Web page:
What is a toe callus?

A toe callus is an area of ​​thickened skin on the toe. Corns on the toes form in response to friction and pressure, and may be accompanied by corns, a closely related formation of thickened skin. There are several options available to treat a toe callus if it becomes uncomfortable or unsightly; Podiatrists would like to point out, for the record, that cutting calluses is not recommended.

There are several ways a foot callus can form. One of the most common is wearing shoes that are not well-fitting. Shoes that are too tight, put stress on an area of ​​the foot, or don't facilitate easy walking can cause a toe callus to develop. Gait abnormalities and frequent walking, biking, rock climbing, or other athletic activities can also promote the development of a toe callus.

Once a callus begins to form, it needs to be addressed as quickly as possible, before more layers of thickened skin develop. Soaking your foot in hot salt water or hot water and baking soda followed by a pumice stone scrub can help remove thickened skin without breaking the skin or damaging your foot. Many drugstores have pumice stones that can be used to scrub your feet, and you can also buy them at stores that carry beauty supplies. An emery board or foot file can also be used.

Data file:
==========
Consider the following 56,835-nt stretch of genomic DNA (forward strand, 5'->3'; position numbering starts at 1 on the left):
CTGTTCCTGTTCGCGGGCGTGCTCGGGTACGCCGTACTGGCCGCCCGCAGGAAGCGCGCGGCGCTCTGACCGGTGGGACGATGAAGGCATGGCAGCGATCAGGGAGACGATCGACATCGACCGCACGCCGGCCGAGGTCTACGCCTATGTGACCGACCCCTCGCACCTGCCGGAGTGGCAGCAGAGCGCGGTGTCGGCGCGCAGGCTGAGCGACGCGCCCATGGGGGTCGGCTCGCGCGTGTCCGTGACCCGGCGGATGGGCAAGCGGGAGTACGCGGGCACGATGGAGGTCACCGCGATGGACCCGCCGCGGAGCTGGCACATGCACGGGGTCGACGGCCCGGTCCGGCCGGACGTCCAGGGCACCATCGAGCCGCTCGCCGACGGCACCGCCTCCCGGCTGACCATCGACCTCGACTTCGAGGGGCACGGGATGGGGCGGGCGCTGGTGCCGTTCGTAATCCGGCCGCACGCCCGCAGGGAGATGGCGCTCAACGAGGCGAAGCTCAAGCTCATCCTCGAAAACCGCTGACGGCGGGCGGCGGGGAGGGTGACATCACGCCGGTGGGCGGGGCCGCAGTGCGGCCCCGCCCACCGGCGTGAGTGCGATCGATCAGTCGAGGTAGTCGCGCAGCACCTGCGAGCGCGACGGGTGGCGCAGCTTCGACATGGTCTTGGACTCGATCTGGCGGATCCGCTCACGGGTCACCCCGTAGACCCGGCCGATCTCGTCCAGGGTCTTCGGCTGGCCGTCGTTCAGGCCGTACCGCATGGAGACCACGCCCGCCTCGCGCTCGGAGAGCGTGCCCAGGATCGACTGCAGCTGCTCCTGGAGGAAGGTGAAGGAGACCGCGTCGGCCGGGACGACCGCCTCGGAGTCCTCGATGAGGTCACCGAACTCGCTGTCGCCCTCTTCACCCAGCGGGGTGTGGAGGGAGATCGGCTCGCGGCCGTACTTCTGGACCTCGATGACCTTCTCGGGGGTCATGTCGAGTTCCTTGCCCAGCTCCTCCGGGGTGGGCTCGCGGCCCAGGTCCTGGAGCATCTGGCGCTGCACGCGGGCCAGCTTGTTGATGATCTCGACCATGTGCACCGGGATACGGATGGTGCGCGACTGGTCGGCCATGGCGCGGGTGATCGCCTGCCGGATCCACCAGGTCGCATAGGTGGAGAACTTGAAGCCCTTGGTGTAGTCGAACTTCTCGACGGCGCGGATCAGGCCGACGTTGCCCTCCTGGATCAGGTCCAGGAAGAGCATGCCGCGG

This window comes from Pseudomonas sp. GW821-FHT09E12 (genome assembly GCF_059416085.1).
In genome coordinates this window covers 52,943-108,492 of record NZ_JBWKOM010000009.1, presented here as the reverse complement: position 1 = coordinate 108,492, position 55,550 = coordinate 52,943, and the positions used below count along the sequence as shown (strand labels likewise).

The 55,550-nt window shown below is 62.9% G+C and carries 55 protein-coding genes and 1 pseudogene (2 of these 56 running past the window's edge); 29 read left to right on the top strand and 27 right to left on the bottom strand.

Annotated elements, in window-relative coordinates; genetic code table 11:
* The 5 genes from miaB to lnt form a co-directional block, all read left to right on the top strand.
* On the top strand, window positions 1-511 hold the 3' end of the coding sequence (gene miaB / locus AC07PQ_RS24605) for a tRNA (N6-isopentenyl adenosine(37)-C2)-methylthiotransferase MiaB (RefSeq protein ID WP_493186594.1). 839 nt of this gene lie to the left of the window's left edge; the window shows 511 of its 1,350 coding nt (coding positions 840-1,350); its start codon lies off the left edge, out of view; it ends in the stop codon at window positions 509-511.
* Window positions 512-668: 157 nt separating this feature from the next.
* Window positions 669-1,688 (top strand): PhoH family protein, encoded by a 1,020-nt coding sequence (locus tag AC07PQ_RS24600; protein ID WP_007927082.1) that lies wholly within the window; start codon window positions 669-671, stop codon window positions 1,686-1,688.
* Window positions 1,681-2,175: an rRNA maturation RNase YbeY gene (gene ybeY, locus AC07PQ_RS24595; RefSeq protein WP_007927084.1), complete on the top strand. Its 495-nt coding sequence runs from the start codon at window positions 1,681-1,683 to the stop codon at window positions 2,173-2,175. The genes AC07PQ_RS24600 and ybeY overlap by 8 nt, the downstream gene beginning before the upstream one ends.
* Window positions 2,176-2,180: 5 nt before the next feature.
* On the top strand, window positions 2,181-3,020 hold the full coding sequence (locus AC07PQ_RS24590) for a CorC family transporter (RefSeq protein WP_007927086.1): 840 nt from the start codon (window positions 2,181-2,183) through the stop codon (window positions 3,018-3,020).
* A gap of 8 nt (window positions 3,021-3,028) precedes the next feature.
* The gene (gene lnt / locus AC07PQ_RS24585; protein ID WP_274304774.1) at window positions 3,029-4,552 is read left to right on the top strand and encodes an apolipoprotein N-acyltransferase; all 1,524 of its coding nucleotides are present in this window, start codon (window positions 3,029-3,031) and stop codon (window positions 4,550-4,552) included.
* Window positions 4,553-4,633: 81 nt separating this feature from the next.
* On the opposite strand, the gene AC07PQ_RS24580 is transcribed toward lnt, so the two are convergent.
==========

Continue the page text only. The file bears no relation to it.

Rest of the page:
Certain hand creams can also help with foot calluses, as can foot creams. Creams designed to soften hard skin will help break down the callus. One of the best ways to use such creams is to apply the cream before bed and put on a pair of socks over your feet to give the cream enough time to work.

There are also commercial finger callus products, such as medicated pads and wipes. These are not generally recommended as they can be hard on the skin. Likewise, corn and callus pads for shoes can make pressure worse, rather than better. Instead, a custom sole insert can be used to safely relieve and redistribute pressure.

If a callus recurs, it may be a good idea to meet with a podiatrist. The doctor can assess the foot, talk to the patient about habits, and check the patient's shoes. With this information, a recommendation can be made for some lifestyle recommendations that will prevent calluses from forming on the fingers. For example, the patient may be able to resolve the problem by reselling the shoes or buying new shoes.

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